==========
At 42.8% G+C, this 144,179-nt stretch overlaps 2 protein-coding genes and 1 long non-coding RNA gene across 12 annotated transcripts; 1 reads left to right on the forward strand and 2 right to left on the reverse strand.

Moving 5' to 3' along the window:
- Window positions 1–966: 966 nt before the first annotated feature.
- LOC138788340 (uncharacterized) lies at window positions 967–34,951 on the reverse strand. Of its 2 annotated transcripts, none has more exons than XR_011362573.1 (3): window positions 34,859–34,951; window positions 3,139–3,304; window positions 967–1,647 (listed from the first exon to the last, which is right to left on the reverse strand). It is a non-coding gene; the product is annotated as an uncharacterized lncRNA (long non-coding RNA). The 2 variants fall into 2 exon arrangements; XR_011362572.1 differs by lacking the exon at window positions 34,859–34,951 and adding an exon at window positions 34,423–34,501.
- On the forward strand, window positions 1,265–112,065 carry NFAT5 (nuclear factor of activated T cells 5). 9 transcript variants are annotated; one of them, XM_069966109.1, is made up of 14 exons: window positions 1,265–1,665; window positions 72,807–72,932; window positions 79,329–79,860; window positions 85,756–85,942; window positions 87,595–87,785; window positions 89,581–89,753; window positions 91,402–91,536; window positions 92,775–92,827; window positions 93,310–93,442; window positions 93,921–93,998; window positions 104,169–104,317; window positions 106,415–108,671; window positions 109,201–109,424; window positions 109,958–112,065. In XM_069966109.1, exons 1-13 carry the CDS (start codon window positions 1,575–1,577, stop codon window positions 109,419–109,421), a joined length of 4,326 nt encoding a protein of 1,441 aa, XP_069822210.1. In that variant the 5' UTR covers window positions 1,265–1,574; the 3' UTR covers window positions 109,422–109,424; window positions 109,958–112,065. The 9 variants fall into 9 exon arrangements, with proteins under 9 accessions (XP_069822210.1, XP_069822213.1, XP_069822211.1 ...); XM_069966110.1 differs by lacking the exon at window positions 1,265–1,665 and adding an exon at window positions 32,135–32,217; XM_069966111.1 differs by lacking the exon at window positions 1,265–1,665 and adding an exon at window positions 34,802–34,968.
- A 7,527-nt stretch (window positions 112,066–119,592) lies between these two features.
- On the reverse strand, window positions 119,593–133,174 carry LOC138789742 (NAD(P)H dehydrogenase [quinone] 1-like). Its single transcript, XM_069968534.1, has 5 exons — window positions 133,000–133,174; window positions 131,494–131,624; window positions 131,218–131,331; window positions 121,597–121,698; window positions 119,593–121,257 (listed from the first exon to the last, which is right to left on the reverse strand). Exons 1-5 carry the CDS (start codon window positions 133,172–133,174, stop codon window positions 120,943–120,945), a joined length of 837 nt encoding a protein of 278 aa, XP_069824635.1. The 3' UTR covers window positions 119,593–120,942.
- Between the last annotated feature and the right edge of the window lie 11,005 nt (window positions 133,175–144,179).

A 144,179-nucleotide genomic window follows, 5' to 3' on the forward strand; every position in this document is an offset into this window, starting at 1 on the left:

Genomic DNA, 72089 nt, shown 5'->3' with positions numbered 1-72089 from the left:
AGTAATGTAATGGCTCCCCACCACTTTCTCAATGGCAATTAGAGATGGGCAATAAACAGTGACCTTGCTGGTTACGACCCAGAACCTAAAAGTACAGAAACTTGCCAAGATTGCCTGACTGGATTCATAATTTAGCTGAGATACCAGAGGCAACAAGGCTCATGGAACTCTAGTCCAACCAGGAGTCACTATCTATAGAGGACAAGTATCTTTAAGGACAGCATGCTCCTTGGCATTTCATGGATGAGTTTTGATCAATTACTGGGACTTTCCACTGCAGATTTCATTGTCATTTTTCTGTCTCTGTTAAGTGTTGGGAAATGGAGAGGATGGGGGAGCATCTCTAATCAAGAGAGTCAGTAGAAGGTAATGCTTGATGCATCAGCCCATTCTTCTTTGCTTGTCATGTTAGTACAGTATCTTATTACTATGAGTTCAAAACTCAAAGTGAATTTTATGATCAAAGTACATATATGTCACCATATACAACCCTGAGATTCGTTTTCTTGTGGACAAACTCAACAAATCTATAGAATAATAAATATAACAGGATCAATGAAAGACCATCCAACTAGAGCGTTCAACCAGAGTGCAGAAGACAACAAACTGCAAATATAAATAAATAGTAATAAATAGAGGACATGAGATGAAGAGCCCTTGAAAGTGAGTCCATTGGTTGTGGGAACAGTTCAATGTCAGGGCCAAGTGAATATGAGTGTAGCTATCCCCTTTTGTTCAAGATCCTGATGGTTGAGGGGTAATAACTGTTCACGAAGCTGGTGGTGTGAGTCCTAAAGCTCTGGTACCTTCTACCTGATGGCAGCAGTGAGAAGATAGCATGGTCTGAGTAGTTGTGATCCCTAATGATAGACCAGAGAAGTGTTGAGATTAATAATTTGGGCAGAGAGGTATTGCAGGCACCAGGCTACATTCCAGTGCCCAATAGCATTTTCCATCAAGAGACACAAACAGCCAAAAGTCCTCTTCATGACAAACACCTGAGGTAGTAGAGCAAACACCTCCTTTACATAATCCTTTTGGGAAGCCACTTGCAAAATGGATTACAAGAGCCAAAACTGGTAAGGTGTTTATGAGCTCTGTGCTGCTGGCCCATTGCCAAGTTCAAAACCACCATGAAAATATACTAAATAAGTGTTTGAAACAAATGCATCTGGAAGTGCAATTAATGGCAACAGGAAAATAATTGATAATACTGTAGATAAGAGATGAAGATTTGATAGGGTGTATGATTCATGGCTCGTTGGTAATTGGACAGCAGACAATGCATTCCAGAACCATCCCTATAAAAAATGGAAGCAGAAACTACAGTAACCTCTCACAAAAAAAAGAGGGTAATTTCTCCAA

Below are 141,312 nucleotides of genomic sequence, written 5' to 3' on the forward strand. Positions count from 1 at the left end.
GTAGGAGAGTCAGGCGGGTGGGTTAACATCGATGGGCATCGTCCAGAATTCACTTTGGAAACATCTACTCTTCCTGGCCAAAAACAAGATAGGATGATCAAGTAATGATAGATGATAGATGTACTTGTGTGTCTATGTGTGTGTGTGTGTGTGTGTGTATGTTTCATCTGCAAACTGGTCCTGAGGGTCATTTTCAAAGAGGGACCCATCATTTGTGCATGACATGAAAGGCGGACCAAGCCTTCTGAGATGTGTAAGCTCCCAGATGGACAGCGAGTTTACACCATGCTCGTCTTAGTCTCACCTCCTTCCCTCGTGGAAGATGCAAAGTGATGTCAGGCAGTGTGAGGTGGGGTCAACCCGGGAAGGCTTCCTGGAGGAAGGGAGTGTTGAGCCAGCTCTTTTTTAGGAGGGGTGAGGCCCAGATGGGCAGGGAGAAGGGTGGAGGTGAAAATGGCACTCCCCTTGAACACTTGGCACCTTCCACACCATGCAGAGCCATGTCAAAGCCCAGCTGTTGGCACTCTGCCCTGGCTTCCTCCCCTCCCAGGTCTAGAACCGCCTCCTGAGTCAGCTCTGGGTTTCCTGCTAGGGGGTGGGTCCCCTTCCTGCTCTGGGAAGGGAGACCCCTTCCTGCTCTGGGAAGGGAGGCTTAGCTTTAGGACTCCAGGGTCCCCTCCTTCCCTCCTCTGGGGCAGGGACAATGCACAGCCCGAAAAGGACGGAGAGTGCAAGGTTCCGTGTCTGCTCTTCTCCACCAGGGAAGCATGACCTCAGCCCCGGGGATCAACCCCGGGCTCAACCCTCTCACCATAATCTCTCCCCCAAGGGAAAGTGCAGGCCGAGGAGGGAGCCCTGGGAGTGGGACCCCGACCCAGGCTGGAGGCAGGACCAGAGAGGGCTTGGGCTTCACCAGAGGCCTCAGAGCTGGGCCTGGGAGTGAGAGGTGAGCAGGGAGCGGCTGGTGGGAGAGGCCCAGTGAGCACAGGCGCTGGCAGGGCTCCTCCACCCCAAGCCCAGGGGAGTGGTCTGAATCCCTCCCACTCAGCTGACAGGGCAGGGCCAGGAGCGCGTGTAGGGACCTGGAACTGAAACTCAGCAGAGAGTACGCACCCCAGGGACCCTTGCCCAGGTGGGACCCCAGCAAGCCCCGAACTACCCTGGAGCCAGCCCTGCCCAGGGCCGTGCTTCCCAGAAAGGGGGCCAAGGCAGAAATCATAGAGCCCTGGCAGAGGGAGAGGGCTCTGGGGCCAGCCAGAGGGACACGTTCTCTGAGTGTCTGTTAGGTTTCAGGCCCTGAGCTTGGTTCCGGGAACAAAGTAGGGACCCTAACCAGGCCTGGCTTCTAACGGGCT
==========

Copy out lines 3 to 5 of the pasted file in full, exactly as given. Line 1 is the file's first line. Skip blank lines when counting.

- Window positions 1–966: 966 nt before the first annotated feature.
- LOC138788340 (uncharacterized) lies at window positions 967–34,951 on the reverse strand. Of its 2 annotated transcripts, none has more exons than XR_011362573.1 (3): window positions 34,859–34,951; window positions 3,139–3,304; window positions 967–1,647 (listed from the first exon to the last, which is right to left on the reverse strand). It is a non-coding gene; the product is annotated as an uncharacterized lncRNA (long non-coding RNA). The 2 variants fall into 2 exon arrangements; XR_011362572.1 differs by lacking the exon at window positions 34,859–34,951 and adding an exon at window positions 34,423–34,501.
- On the forward strand, window positions 1,265–112,065 carry NFAT5 (nuclear factor of activated T cells 5). 9 transcript variants are annotated; one of them, XM_069966109.1, is made up of 14 exons: window positions 1,265–1,665; window positions 72,807–72,932; window positions 79,329–79,860; window positions 85,756–85,942; window positions 87,595–87,785; window positions 89,581–89,753; window positions 91,402–91,536; window positions 92,775–92,827; window positions 93,310–93,442; window positions 93,921–93,998; window positions 104,169–104,317; window positions 106,415–108,671; window positions 109,201–109,424; window positions 109,958–112,065. In XM_069966109.1, exons 1-13 carry the CDS (start codon window positions 1,575–1,577, stop codon window positions 109,419–109,421), a joined length of 4,326 nt encoding a protein of 1,441 aa, XP_069822210.1. In that variant the 5' UTR covers window positions 1,265–1,574; the 3' UTR covers window positions 109,422–109,424; window positions 109,958–112,065. The 9 variants fall into 9 exon arrangements, with proteins under 9 accessions (XP_069822210.1, XP_069822213.1, XP_069822211.1 ...); XM_069966110.1 differs by lacking the exon at window positions 1,265–1,665 and adding an exon at window positions 32,135–32,217; XM_069966111.1 differs by lacking the exon at window positions 1,265–1,665 and adding an exon at window positions 34,802–34,968.